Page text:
I’ve worked with other software engineers, creative technologists, product designers, art / creative directors, various managers and they were all aware of “three.js” as some sort of a technology. The further people were from code the more it seemed conflated with “webgl”, but even the engineers were often unclear on what it’s actually supposed to do or does.
So i wrote a blog post on this topic but i still am fuzzy about a lot of things.
Is three.js a library? Some people use it as such, some use it indirectly (aframe?) but a lot seem to expect the three.js scene editor to be some sort of a content creation tool?
Is three.js a graphics thing? Is CSS considered graphics? What if it runs on some headless back end, just doing matrix math?
Is three.js analogous to WebGL? I think most people use it to abstract WebGL but its by no means the only way to render an abstract scene graph with three.js. I can only make a guess based on anecdotal evidence, is this actually known by someone? Is three.js used more with WebGL than canvas or css renderers?
Are three.js examples three.js? Most (all?) of these come from someone experimenting with three.js and sharing their results. Some seem more relevant than the others. There is some criteria probably for what makes it “into three.js” ie. the repo and what not? Are some examples more relevant than others, for example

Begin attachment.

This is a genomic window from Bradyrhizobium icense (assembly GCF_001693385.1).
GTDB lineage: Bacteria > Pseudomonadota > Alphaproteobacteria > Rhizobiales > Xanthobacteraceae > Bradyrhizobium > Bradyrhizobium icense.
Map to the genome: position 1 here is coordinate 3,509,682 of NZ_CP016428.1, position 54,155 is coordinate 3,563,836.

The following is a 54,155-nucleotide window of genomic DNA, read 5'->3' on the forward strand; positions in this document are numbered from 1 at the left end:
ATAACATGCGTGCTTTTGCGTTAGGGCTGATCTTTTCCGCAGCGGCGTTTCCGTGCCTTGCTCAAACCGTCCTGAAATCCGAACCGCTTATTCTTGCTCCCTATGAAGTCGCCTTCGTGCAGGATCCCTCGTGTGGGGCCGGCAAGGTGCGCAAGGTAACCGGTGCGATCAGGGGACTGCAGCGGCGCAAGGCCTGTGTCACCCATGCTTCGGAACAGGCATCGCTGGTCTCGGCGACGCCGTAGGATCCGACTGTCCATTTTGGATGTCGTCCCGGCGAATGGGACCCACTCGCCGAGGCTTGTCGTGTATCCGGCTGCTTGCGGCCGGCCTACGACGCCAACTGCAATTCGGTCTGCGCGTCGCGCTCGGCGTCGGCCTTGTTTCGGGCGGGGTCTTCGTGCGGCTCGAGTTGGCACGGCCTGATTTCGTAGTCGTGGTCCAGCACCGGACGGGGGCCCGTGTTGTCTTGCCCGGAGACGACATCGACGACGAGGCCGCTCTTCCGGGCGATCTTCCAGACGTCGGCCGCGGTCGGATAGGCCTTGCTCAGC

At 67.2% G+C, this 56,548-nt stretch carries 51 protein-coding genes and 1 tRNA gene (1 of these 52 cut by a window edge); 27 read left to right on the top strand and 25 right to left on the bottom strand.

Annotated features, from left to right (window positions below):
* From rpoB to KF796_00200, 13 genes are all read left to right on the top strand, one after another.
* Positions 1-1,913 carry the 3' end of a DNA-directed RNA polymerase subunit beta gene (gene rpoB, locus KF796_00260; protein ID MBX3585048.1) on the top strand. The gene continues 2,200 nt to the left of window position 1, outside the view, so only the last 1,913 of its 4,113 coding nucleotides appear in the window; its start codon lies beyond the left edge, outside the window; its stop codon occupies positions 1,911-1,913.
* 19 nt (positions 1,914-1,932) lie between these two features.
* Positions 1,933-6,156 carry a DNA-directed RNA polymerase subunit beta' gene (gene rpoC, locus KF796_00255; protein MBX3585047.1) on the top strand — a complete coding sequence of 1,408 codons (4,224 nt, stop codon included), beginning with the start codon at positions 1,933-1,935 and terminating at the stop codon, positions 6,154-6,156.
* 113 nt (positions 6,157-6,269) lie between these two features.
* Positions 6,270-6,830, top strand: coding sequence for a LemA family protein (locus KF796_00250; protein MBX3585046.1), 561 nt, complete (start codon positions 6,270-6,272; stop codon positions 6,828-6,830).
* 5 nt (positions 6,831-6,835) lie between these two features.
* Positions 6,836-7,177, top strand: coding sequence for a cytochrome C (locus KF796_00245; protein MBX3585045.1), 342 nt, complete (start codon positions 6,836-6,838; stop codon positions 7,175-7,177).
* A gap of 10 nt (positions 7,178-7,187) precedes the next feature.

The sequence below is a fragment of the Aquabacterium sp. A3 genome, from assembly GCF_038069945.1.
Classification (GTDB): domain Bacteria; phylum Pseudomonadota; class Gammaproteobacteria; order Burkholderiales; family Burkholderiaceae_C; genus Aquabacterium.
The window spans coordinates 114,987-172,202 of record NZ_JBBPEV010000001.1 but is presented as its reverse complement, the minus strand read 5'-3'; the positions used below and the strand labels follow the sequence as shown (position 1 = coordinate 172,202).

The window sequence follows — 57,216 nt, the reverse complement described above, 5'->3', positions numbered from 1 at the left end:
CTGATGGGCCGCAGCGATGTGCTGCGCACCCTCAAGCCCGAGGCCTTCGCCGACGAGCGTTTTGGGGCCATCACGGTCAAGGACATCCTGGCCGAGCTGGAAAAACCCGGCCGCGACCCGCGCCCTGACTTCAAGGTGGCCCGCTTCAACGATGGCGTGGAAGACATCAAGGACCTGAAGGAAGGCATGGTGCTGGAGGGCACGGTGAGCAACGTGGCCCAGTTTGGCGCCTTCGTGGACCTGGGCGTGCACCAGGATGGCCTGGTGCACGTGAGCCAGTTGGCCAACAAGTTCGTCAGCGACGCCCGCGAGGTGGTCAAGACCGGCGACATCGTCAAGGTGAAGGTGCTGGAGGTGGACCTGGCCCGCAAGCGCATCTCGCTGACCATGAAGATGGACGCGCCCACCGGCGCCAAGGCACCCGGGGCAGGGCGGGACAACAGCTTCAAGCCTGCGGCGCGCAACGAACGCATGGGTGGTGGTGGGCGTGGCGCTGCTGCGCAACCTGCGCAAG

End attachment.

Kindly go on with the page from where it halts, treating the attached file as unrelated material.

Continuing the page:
OrbitControls compared to
Is three.js a web thing? While most of the examples until recently would tell you to embed
<script> tags into an
html file, one can use it to make native apps, one can run it in node.js. While WebGL may be the interface, the implementation could be something like a software emulation if you run it in node.
The aim of the project is to create an easy to use, lightweight, 3D library with a default WebGL renderer .
Has this aim been achieved? I’ve seen people use three.js for 2d graphics, like 2d games, video editing, image processing etc. So while it aimed to make a 3d library, it could have created a 2d library as a side effect.
Is it easy to use? I think it is because it takes so much boilerplate and bureaucracy out of writing WebGL. However some data such as this, tells otherwise. Over all time 40% of the questions are unanswered, in recent times this is rising. Ie. lots of questions, and no answers may mean it’s not easy to use.
Why is WebGL so important to outline in the description? I use it exclusively to abstract WebGL, but on the other hand, so many WebGL features are locked, that i can’t utilize WebGL. At the end of the day, if i author my shaders using a node editor, and author my app in a three.js editor, do i care if it’s WebGL and GLSL under the hood or something else?
I’d love to hear other people’s thoughts on these topics.